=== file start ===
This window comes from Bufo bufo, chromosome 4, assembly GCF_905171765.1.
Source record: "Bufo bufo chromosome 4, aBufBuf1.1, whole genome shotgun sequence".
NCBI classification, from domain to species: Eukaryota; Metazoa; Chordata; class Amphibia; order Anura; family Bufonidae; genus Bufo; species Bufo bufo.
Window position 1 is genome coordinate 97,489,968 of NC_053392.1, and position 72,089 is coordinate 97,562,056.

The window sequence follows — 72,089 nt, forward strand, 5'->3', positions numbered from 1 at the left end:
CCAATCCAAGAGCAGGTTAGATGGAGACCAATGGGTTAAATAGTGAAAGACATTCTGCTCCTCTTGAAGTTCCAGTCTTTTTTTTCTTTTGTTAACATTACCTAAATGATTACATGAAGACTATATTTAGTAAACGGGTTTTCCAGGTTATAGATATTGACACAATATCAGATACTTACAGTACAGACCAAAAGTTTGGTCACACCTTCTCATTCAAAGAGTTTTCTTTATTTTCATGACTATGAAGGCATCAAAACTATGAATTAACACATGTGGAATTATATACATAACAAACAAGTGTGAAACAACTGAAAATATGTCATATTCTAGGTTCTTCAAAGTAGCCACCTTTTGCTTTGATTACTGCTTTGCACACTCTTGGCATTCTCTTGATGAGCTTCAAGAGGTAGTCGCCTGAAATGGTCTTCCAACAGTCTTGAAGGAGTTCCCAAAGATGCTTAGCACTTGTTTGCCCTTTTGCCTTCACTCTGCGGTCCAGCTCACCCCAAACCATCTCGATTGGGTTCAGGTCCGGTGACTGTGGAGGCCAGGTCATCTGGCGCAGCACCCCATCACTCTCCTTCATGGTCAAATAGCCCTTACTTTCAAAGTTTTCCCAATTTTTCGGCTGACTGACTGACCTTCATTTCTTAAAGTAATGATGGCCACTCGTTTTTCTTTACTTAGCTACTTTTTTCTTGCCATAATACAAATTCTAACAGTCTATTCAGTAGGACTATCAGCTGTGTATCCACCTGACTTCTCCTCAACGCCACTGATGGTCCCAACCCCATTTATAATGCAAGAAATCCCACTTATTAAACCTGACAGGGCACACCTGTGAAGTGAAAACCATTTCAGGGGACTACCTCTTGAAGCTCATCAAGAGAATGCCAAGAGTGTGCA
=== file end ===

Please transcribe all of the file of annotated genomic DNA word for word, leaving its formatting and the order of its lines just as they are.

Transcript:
This window comes from Bufo bufo, chromosome 4, assembly GCF_905171765.1.
Source record: "Bufo bufo chromosome 4, aBufBuf1.1, whole genome shotgun sequence".
NCBI classification, from domain to species: Eukaryota; Metazoa; Chordata; class Amphibia; order Anura; family Bufonidae; genus Bufo; species Bufo bufo.
Window position 1 is genome coordinate 97,489,968 of NC_053392.1, and position 72,089 is coordinate 97,562,056.

The window sequence follows — 72,089 nt, forward strand, 5'->3', positions numbered from 1 at the left end:
CCAATCCAAGAGCAGGTTAGATGGAGACCAATGGGTTAAATAGTGAAAGACATTCTGCTCCTCTTGAAGTTCCAGTCTTTTTTTTCTTTTGTTAACATTACCTAAATGATTACATGAAGACTATATTTAGTAAACGGGTTTTCCAGGTTATAGATATTGACACAATATCAGATACTTACAGTACAGACCAAAAGTTTGGTCACACCTTCTCATTCAAAGAGTTTTCTTTATTTTCATGACTATGAAGGCATCAAAACTATGAATTAACACATGTGGAATTATATACATAACAAACAAGTGTGAAACAACTGAAAATATGTCATATTCTAGGTTCTTCAAAGTAGCCACCTTTTGCTTTGATTACTGCTTTGCACACTCTTGGCATTCTCTTGATGAGCTTCAAGAGGTAGTCGCCTGAAATGGTCTTCCAACAGTCTTGAAGGAGTTCCCAAAGATGCTTAGCACTTGTTTGCCCTTTTGCCTTCACTCTGCGGTCCAGCTCACCCCAAACCATCTCGATTGGGTTCAGGTCCGGTGACTGTGGAGGCCAGGTCATCTGGCGCAGCACCCCATCACTCTCCTTCATGGTCAAATAGCCCTTACTTTCAAAGTTTTCCCAATTTTTCGGCTGACTGACTGACCTTCATTTCTTAAAGTAATGATGGCCACTCGTTTTTCTTTACTTAGCTACTTTTTTCTTGCCATAATACAAATTCTAACAGTCTATTCAGTAGGACTATCAGCTGTGTATCCACCTGACTTCTCCTCAACGCCACTGATGGTCCCAACCCCATTTATAATGCAAGAAATCCCACTTATTAAACCTGACAGGGCACACCTGTGAAGTGAAAACCATTTCAGGGGACTACCTCTTGAAGCTCATCAAGAGAATGCCAAGAGTGTGCA